NATO’s new strategic concept renews the 28 member states’ commitment to maintaining a “nuclear alliance,” as long as nuclear weapons remain in the arsenal of potential adversaries. “Deterrence, based on an appropriate mix of nuclear and conventional capabilities, remains a core element of our overall strategy,” states the concept document. It adds, however, that “NATO seeks its security at the lowest possible levels of forces.” The concept stipulates that NATO will continue to pursue arms control and “promote disarmament,” while “ensuring the broadest possible participation” in nuclear planning and “peacetime basing” of nuclear forces. The concept document, which alliance members adopted Nov. 19 in Lisbon, Portugal, explicitly states that NATO regards no country as an adversary, but calls on Russia to discuss relocating tactical nuclear weapons “away from the territory of NATO members.” It also highlights the threat posed by proliferation in “volatile regions.” (NATO strategic concept full text) (See also NATO release)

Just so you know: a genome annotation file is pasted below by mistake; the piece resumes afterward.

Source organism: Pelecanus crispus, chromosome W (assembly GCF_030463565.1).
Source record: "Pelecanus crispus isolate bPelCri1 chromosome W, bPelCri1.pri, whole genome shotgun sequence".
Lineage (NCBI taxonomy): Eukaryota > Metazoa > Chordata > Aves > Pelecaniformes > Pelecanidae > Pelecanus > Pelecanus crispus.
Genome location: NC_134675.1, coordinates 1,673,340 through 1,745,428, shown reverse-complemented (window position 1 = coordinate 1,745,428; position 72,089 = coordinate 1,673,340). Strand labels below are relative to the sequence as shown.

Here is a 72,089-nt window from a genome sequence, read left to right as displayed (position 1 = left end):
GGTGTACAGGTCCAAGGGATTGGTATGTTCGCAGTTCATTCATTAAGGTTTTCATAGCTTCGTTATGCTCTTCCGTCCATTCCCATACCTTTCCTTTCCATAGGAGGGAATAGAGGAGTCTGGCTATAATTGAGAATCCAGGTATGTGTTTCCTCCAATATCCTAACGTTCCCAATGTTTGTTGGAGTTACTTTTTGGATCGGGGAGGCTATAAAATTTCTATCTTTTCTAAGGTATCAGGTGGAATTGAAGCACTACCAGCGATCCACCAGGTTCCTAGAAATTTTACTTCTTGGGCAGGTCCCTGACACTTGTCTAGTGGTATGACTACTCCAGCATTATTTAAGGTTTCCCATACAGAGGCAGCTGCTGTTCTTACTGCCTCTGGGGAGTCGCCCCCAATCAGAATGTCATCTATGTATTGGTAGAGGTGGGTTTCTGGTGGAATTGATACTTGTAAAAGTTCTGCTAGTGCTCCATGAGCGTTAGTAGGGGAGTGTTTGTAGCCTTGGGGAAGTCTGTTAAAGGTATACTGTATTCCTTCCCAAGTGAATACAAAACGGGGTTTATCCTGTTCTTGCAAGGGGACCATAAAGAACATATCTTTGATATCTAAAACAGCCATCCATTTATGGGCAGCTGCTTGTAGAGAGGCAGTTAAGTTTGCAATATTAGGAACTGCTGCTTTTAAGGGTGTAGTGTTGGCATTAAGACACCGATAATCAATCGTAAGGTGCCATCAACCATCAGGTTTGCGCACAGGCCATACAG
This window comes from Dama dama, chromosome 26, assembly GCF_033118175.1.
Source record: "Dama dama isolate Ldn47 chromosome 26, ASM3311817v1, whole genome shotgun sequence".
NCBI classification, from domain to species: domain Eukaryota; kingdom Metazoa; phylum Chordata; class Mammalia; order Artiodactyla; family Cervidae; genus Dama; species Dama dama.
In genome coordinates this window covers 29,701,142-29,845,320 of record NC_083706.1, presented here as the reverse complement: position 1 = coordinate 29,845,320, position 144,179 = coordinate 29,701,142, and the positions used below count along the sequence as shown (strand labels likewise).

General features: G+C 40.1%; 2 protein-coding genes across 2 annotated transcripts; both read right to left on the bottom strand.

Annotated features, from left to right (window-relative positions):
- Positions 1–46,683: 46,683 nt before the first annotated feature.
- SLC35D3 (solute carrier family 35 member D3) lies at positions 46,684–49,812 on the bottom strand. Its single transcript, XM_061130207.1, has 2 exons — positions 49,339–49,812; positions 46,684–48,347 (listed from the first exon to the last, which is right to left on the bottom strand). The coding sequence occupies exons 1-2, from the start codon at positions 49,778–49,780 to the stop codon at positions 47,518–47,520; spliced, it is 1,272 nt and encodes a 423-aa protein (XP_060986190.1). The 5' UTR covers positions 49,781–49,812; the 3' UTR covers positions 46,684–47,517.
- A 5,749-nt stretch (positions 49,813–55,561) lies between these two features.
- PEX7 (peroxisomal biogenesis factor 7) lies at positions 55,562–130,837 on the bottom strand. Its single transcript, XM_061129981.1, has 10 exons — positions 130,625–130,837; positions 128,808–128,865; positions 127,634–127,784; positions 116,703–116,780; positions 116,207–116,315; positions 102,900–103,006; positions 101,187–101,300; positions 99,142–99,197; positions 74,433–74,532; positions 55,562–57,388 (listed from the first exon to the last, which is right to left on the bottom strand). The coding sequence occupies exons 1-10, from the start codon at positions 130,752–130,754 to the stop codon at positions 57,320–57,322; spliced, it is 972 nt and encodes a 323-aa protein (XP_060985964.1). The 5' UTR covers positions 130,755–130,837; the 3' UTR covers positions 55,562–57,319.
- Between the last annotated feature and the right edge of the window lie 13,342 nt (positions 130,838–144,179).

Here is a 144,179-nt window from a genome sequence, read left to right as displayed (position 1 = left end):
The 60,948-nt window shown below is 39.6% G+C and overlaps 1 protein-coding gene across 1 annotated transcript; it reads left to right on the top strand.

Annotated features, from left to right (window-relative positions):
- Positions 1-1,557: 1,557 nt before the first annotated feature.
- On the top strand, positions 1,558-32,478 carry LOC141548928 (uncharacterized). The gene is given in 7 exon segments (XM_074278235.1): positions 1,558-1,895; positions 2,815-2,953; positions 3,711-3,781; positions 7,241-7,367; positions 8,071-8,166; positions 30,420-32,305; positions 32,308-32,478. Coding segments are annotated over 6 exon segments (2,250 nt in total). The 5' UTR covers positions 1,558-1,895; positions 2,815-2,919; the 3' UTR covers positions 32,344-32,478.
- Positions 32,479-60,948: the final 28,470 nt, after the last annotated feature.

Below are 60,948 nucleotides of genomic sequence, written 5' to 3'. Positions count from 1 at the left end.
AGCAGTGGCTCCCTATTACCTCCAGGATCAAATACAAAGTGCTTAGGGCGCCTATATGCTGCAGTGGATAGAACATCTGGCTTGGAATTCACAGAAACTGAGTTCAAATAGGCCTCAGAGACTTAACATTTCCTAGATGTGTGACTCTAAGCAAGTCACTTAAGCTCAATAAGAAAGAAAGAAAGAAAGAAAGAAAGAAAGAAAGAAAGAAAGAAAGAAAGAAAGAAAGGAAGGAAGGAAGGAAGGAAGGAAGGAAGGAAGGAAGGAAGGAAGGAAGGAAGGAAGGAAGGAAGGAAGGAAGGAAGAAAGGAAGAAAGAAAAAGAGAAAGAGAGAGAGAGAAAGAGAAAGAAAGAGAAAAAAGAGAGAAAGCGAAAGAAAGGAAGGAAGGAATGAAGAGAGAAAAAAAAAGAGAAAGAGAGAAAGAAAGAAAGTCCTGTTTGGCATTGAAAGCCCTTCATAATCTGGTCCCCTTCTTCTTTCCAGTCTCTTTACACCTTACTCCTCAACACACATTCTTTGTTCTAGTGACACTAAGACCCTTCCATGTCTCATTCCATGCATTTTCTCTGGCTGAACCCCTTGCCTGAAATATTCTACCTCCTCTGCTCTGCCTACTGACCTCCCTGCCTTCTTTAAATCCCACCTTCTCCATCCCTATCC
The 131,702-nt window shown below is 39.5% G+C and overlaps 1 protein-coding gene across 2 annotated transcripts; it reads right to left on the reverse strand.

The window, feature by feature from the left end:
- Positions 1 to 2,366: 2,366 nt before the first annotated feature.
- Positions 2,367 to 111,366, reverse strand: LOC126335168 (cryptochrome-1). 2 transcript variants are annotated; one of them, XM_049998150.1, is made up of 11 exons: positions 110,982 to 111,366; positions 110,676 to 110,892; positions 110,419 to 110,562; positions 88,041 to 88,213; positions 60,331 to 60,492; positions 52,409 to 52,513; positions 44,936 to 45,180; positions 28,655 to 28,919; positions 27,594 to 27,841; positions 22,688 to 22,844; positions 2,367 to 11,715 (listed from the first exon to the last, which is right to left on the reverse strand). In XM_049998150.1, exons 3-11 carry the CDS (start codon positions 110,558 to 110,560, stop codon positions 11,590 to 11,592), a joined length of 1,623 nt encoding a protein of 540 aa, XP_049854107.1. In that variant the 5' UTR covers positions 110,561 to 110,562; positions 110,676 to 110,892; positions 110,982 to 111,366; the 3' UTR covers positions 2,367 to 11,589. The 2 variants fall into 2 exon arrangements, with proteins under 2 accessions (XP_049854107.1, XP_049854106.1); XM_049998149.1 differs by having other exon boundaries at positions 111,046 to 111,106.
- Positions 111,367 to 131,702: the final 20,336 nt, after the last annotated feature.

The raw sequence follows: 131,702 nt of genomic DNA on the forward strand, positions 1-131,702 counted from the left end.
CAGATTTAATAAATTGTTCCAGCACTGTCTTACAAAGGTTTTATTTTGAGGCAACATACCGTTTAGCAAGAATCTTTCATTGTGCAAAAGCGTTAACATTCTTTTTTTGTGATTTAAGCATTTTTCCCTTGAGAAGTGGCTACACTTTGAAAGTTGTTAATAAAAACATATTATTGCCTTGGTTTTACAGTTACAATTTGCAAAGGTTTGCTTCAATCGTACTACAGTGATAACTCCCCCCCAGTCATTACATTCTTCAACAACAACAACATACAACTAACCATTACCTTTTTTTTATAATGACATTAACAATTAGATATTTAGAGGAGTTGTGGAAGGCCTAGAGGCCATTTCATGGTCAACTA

U.S. Air Force F-35s and F-22s regularly deploy deep into the Pacific region from Alaska, Utah, and Hawaii. In the future, though, the head of U.S. Indo-Pacific Command would like to see the Air Force permanently station fifth-generation aircraft west of the international date line—closer to China.